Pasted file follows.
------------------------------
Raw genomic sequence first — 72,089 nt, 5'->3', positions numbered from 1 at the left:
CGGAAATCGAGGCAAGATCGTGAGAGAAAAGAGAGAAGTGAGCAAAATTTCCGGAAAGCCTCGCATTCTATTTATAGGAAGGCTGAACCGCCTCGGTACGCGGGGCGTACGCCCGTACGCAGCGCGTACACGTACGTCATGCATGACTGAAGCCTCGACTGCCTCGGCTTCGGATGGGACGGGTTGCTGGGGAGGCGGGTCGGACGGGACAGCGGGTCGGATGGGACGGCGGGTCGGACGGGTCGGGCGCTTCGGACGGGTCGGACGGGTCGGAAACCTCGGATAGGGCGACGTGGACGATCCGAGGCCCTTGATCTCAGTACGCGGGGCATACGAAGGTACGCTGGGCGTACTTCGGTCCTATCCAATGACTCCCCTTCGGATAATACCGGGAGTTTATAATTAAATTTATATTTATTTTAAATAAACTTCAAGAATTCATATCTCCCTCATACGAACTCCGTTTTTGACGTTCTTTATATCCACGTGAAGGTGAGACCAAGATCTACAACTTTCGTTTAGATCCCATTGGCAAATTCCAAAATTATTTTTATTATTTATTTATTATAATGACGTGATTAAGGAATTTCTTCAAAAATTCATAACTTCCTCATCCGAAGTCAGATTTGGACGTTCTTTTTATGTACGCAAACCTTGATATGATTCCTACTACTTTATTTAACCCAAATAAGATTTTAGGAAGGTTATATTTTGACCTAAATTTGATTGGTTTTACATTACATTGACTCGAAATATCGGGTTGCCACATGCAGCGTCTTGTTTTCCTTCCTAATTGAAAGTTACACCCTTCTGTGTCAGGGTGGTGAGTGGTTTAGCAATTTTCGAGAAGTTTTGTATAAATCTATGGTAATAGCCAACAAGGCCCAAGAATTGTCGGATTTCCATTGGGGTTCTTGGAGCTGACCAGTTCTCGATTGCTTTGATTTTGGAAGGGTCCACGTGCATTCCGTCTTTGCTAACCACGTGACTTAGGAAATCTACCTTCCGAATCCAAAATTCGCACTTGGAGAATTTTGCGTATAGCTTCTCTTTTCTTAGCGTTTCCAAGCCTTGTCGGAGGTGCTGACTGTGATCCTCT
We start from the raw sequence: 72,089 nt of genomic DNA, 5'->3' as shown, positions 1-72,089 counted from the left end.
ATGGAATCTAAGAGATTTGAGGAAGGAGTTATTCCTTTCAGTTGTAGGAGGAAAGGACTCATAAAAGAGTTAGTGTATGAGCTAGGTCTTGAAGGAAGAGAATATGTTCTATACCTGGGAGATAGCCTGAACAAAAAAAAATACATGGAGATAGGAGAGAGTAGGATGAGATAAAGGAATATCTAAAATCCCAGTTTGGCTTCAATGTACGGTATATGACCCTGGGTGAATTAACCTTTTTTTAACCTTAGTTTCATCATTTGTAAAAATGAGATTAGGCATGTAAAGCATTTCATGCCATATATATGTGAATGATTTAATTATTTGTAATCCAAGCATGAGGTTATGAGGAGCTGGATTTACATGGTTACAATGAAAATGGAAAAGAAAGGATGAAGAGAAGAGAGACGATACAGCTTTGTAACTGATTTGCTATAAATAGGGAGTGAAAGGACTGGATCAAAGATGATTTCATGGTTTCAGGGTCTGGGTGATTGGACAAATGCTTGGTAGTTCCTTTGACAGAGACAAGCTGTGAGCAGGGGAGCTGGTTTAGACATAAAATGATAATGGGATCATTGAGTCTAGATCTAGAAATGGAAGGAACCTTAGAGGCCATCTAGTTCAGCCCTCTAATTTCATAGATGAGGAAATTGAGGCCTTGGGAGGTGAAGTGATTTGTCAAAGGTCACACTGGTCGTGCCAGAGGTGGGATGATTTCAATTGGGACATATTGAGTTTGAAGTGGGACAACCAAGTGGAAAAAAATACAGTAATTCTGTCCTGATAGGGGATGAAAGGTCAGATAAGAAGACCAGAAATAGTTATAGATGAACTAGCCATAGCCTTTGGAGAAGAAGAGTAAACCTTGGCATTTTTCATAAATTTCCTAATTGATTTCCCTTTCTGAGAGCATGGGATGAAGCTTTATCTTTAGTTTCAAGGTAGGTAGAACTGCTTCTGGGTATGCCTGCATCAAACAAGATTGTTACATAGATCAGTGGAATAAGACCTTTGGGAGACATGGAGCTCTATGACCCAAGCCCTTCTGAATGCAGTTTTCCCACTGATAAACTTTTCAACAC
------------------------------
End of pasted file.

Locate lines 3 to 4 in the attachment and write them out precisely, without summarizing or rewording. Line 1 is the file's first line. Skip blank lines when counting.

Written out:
We start from the raw sequence: 72,089 nt of genomic DNA, 5'->3' as shown, positions 1-72,089 counted from the left end.
ATGGAATCTAAGAGATTTGAGGAAGGAGTTATTCCTTTCAGTTGTAGGAGGAAAGGACTCATAAAAGAGTTAGTGTATGAGCTAGGTCTTGAAGGAAGAGAATATGTTCTATACCTGGGAGATAGCCTGAACAAAAAAAAATACATGGAGATAGGAGAGAGTAGGATGAGATAAAGGAATATCTAAAATCCCAGTTTGGCTTCAATGTACGGTATATGACCCTGGGTGAATTAACCTTTTTTTAACCTTAGTTTCATCATTTGTAAAAATGAGATTAGGCATGTAAAGCATTTCATGCCATATATATGTGAATGATTTAATTATTTGTAATCCAAGCATGAGGTTATGAGGAGCTGGATTTACATGGTTACAATGAAAATGGAAAAGAAAGGATGAAGAGAAGAGAGACGATACAGCTTTGTAACTGATTTGCTATAAATAGGGAGTGAAAGGACTGGATCAAAGATGATTTCATGGTTTCAGGGTCTGGGTGATTGGACAAATGCTTGGTAGTTCCTTTGACAGAGACAAGCTGTGAGCAGGGGAGCTGGTTTAGACATAAAATGATAATGGGATCATTGAGTCTAGATCTAGAAATGGAAGGAACCTTAGAGGCCATCTAGTTCAGCCCTCTAATTTCATAGATGAGGAAATTGAGGCCTTGGGAGGTGAAGTGATTTGTCAAAGGTCACACTGGTCGTGCCAGAGGTGGGATGATTTCAATTGGGACATATTGAGTTTGAAGTGGGACAACCAAGTGGAAAAAAATACAGTAATTCTGTCCTGATAGGGGATGAAAGGTCAGATAAGAAGACCAGAAATAGTTATAGATGAACTAGCCATAGCCTTTGGAGAAGAAGAGTAAACCTTGGCATTTTTCATAAATTTCCTAATTGATTTCCCTTTCTGAGAGCATGGGATGAAGCTTTATCTTTAGTTTCAAGGTAGGTAGAACTGCTTCTGGGTATGCCTGCATCAAACAAGATTGTTACATAGATCAGTGGAATAAGACCTTTGGGAGACATGGAGCTCTATGACCCAAGCCCTTCTGAATGCAGTTTTCCCACTGATAAACTTTTCAACAC